Set-up Python

*** The link relating to the section of the course I am on “Set-up Python”: ***

Section: “Running Python”

Context: I am using BBEdit in conjunction with the Terminal application. I am trying to execute the “” step in this section. I have typed in the code as instructed

-------- books = [‘Harry Potter and the Prisoner of Azkaban’, ‘ The Road’, ‘The White Tiger’]

for novel in books:
print(novel) ---------

Context cont.: However, when I type in the in terminal (as it says to do in the article) “python” this is the error that appears in the terminal:

Michaels-MacBook-Pro:Documents michael$ python

File “”, line 1

SyntaxError: Non-ASCII character ‘\xe2’ in file on line 1, but no encoding declared; see for details

Michaels-MacBook-Pro:Documents michael$

QUESTION: Can anyone figure out why this is and how I fix it please?

Try typing python at the command prompt to see which version of python you are using. It will start python, probably version 2.7.x. Then type your code in being sure to indent the print statement. You have encoded as though you are using python version 3.

books = ['Harry Potter and the Prisoner of Azkaban', 'The Road', 'The White Tiger']

for novel in books:

Hi there.

@harrjt is on the right lines with the encoding. The article you’re following uses Python 2, which treated strings as ASCII encoded by default and if you wanted to use a larger character set - like Unicode - then you had to explicitly tell Python about it.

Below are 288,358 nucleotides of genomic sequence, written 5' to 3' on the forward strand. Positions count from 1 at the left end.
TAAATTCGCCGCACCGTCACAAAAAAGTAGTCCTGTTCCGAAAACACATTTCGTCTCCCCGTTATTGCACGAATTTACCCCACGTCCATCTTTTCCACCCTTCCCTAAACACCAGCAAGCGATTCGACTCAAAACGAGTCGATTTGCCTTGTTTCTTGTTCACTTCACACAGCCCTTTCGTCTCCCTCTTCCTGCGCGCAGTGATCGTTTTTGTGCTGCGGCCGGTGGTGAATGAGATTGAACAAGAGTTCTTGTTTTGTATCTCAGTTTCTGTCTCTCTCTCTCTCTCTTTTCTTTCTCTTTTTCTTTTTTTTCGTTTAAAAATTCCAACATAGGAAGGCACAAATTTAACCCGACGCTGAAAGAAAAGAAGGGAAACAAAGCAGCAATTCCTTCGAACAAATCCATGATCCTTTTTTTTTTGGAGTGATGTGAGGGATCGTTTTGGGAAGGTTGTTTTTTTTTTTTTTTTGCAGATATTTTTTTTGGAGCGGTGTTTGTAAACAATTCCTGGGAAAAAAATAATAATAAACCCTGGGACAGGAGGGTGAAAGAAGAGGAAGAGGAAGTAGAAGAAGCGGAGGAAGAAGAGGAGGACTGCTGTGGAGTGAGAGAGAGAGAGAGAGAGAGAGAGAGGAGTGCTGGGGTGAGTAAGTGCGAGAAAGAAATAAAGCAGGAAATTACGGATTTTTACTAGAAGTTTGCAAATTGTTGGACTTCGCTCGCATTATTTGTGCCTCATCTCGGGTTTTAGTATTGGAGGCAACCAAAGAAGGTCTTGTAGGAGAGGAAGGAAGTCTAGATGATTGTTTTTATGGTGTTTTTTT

What’s confusing me, however, is that the codepoint \xe2 is the character â… which, as far as I can see, is not present in the code snippet you’ve posted.

Is that the entirety of what you have written in If not, can you please post all of it, making sure to correctly format your code by using the </> icon in the menu bar which appears at the top of the text box while you type.


Press Enter to go to a blank line, click that icon, and you will see this:


Copy everything from your file into that highlighted section and we’ll be able to see what you’re running.

The fix, incidentally, is either to remove the offending â character (which we can’t see) or to put the following on the very first line of your program:

# coding: utf-8

Thank you for your response. The print statement was indented, but I accidentally didn’t do it in the post, my mistake. - I will take a picture next time to avoid the same error. In the end, I think I figured it out. I believe it had something to do with the version of python. I later realized that the article was for python 2.7 or earlier while I was using version 3.7. I should give update when I am sure.

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Thank you. That was the all the code in the file. I made a mistake in typing the code in my initial question, the print statement was actually indented. I’ll be sure to format future questions with the instructions you provided. I think the main issue was me using Python 3, while the article, as you stated, was for Python 2.

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